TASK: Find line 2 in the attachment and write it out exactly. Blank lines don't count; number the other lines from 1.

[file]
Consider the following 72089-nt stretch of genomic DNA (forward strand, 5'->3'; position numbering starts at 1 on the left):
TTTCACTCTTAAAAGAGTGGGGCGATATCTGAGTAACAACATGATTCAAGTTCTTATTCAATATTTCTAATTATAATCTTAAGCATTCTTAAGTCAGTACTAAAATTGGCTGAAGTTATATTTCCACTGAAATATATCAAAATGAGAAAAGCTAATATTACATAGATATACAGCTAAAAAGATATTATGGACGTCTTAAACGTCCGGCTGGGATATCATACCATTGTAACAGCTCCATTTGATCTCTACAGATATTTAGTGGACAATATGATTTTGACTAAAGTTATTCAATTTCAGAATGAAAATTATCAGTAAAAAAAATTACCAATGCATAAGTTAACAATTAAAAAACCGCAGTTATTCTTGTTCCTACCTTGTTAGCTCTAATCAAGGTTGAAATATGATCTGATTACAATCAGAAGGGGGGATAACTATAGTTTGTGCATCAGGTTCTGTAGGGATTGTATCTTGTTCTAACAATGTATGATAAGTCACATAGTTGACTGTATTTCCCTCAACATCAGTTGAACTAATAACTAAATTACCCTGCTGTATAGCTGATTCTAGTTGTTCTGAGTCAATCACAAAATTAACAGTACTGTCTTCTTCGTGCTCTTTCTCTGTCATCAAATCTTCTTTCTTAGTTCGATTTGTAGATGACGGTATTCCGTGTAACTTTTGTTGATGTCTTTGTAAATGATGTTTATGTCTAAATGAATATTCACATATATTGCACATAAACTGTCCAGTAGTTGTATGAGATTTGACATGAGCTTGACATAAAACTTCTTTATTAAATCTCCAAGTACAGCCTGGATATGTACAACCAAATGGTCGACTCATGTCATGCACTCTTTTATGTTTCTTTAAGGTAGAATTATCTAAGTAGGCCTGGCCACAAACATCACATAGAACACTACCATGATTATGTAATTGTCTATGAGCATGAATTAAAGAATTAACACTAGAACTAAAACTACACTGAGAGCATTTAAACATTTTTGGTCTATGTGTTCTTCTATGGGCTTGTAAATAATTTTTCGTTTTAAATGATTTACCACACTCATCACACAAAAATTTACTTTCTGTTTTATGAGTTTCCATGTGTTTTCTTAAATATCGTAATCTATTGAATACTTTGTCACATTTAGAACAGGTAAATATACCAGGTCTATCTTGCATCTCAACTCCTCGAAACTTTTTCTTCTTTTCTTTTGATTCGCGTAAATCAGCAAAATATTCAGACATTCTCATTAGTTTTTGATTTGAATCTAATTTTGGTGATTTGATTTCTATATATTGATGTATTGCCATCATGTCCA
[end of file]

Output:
TTTCACTCTTAAAAGAGTGGGGCGATATCTGAGTAACAACATGATTCAAGTTCTTATTCAATATTTCTAATTATAATCTTAAGCATTCTTAAGTCAGTACTAAAATTGGCTGAAGTTATATTTCCACTGAAATATATCAAAATGAGAAAAGCTAATATTACATAGATATACAGCTAAAAAGATATTATGGACGTCTTAAACGTCCGGCTGGGATATCATACCATTGTAACAGCTCCATTTGATCTCTACAGATATTTAGTGGACAATATGATTTTGACTAAAGTTATTCAATTTCAGAATGAAAATTATCAGTAAAAAAAATTACCAATGCATAAGTTAACAATTAAAAAACCGCAGTTATTCTTGTTCCTACCTTGTTAGCTCTAATCAAGGTTGAAATATGATCTGATTACAATCAGAAGGGGGGATAACTATAGTTTGTGCATCAGGTTCTGTAGGGATTGTATCTTGTTCTAACAATGTATGATAAGTCACATAGTTGACTGTATTTCCCTCAACATCAGTTGAACTAATAACTAAATTACCCTGCTGTATAGCTGATTCTAGTTGTTCTGAGTCAATCACAAAATTAACAGTACTGTCTTCTTCGTGCTCTTTCTCTGTCATCAAATCTTCTTTCTTAGTTCGATTTGTAGATGACGGTATTCCGTGTAACTTTTGTTGATGTCTTTGTAAATGATGTTTATGTCTAAATGAATATTCACATATATTGCACATAAACTGTCCAGTAGTTGTATGAGATTTGACATGAGCTTGACATAAAACTTCTTTATTAAATCTCCAAGTACAGCCTGGATATGTACAACCAAATGGTCGACTCATGTCATGCACTCTTTTATGTTTCTTTAAGGTAGAATTATCTAAGTAGGCCTGGCCACAAACATCACATAGAACACTACCATGATTATGTAATTGTCTATGAGCATGAATTAAAGAATTAACACTAGAACTAAAACTACACTGAGAGCATTTAAACATTTTTGGTCTATGTGTTCTTCTATGGGCTTGTAAATAATTTTTCGTTTTAAATGATTTACCACACTCATCACACAAAAATTTACTTTCTGTTTTATGAGTTTCCATGTGTTTTCTTAAATATCGTAATCTATTGAATACTTTGTCACATTTAGAACAGGTAAATATACCAGGTCTATCTTGCATCTCAACTCCTCGAAACTTTTTCTTCTTTTCTTTTGATTCGCGTAAATCAGCAAAATATTCAGACATTCTCATTAGTTTTTGATTTGAATCTAATTTTGGTGATTTGATTTCTATATATTGATGTATTGCCATCATGTCCA